Keith Hunt - Let a man EXAMINE himself Restitution of All Things


Let a man EXAMINE himself

                  IN GIVING INSTRUCTIONS
                 TO THE CORINTHIAN CHURCH
                 ABOUT THE DEATH OF JESUS
                         PAUL SAID:

                "Let a man EXAMINE himself"


There are, to be sure, many areas in our lives where we can
examine ourselves in the light of God's word, to see if we
measure up to the name "Christian." We may want to examine
ourselves as a husband or wife, as a mother or father to our
children, as an employee to our employer, or an employer to those
who work for us. We could examine ourselves within the context of
our neighborhood - are we someone that people like to live near?
We can examine ourselves by the mirror of God's law - going down
each of the Ten Commandments, reflecting and meditating on our
daily life to see where we may fall short and miss the mark.

Then there is the "tongue" - that little member as James wrote,
that little member that can be a fire, a "world of iniquity" and
can indeed be as he said, "an unruly evil - full of deadly
poison"(James 3:6,8). Yes, we can examine ourselves in the light
of what James said about the tongue, and see if we more often
than not "put our mouth into gear before our brain" as people
often say about those who speak before they think.

Are the words that come out of your mouth woven with the threads
of love, kindness, patience, concern, joy, understanding, or are
they laced with harshness, impatience, vaulted vanity, and
sprinkled with cutting sarcasm's?
Do we jump into arguments at the "drop of a hat"? If someone says
something about us we don't think they should have said, are we
like a bullet from a gun - fast to action in verbal diatribe and
castigation to "get even" with that person? Do we tend to
dominate all conversations we enter into with others, hardly
anyone else being able to get a word in?
Do we jump to fast conclusions about something we only partly see
or hear, and start spreading false rumors and stories around to
all that will listen?

Oh yes, there are so many ways this little member of ours can be
"an unruly evil - full of deadly poison" if we do not restrain
it.

We can examine ourselves in how much TV we watch each week, and
what KIND of TV programs we decide to view. How do we guide our
children in their viewing of ''the built in baby sitter" as the
TV has been called?

Maybe you want to examine yourself in Sabbath keeping. Is the
Sabbath a delight and joy to you, or do you just endure it,
drifting through its hours, hardly able to wait for the sun to go
down so you can "do your thing" ?

Your feeling pretty good about the aforementioned examination
topics, the doctor is giving you a clean bill of health so far.
Your in "good shape" as they say.

Well let's see now. You could see how you stack up against the
BIG 3(as some like to call them) - Bible Study, Prayer, and
Meditation.

Do you really read and study your Bible as you maybe once did, in
those days of "first love" - when what you were discovering the
Bible REALLY said(and not what people said it said) was so
EXCITING and thrilling?

Can you still get ENTHUSIASTIC over discovering something new in
God's word, something you had never seen quite that way before?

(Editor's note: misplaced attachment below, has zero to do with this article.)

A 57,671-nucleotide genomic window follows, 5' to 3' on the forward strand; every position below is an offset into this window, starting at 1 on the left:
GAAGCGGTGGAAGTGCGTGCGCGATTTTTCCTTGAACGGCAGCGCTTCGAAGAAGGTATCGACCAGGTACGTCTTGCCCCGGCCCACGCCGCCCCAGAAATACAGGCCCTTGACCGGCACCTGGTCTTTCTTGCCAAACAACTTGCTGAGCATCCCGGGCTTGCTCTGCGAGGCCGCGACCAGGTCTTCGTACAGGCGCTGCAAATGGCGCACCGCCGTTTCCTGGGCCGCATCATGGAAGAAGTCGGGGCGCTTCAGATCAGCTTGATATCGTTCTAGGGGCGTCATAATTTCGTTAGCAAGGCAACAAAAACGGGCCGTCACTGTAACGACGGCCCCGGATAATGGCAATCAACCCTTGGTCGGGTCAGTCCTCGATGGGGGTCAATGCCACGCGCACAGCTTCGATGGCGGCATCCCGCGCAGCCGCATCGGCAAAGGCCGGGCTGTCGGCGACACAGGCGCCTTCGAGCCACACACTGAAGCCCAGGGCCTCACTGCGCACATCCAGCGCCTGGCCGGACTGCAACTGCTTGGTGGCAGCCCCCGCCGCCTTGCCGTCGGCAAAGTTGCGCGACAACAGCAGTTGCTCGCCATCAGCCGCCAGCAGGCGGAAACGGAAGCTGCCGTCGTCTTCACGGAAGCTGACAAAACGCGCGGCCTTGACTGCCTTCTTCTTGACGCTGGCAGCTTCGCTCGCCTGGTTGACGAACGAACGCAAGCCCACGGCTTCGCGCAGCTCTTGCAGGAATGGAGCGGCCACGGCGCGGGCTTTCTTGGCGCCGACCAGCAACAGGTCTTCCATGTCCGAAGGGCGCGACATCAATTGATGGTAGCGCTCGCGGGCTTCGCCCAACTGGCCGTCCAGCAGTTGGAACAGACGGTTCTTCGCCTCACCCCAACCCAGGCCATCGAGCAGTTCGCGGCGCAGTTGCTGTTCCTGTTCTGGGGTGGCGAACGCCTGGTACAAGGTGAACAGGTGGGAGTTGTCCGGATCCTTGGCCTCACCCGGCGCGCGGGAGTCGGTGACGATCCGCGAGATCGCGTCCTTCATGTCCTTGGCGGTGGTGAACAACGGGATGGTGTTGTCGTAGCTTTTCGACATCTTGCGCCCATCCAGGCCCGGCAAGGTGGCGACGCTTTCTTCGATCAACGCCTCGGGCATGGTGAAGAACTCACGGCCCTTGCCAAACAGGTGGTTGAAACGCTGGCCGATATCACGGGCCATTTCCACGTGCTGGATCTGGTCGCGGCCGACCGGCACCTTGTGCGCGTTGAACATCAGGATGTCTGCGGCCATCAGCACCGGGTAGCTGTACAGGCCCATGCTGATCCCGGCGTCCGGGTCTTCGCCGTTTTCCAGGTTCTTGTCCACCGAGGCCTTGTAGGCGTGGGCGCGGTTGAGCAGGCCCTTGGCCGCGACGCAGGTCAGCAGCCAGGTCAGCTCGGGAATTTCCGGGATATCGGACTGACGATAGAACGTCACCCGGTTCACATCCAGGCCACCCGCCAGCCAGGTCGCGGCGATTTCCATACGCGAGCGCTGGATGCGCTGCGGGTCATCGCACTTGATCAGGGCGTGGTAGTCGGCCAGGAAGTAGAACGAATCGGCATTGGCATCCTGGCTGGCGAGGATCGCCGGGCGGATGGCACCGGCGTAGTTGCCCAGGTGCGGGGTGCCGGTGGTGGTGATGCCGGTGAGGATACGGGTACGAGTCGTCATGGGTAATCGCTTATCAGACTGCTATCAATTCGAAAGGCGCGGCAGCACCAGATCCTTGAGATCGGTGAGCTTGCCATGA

I'm not talking about LARGE foundational truths and doctrines
that you've already discovered and been enthusiastic over, but
those small things that just keep popping out at you as you read
the word. Let me give you an example.

For years and years, and more years, I had read many times the
words of Jesus, "Fear not little flock for it is your Father's
good pleasure to give you the Kingdom "(Luke 12:32).
One day as I was looking in one of my Bible Commentaries I have
in my library, looking for something else at the time, I
discovered a comment about the words "little flock." It is what
is called in the Greek, a double diminutive. In the English
language we would write it something like, "little, little flock"
or "very little flock."

Now that discovery was not earth shattering - it did not change
any large foundational doctrine of God - it did not change the
way I should live. It was just a little bit of knowledge about a
few words of the Bible that I did not have before. Yet I got
excited over finding that small truth.

God's word is ever full of such discoveries no matter how long
you've been reading it.

If you have passed with a reasonably good mark on the big three,
then you could try the "fasting" examination. Does a year go by
and you come to the day of Atonement only to realize you didn't
have a spiritual fast on any day for a whole year?

How about "service to others"? Did you, since you last took stock
to examine yourself to see if you were "in the faith," SERVE
someone, HELP someone - GIVE to someone of your time, talent,
encouragement, condolence, or perhaps give of your physical
money, food, or goods to those in need?

Did you send a card to some person? Maybe for their birthday or
their wedding anniversary, perhaps a "get well card" to someone
with a chronic illness, or an individual who finds themselves in
the hospital for one reason or another.

The apostle John was inspired to write, "By this we come to know
progressively to recognize, to perceive, to understand
the(essential) love: that He laid down His(own) life for us; and
we ought to lay(our) lives down for(those who are our)
brothers(in Him)" (1 John 3:16, Amplified Bible).
The Greek "to lay" in the sentence, "to lay down our lives for
the brethren" is in the PRESENT tense, and could be better
understood as saying, "and we ought to be continually laying down
our lives for the brethren."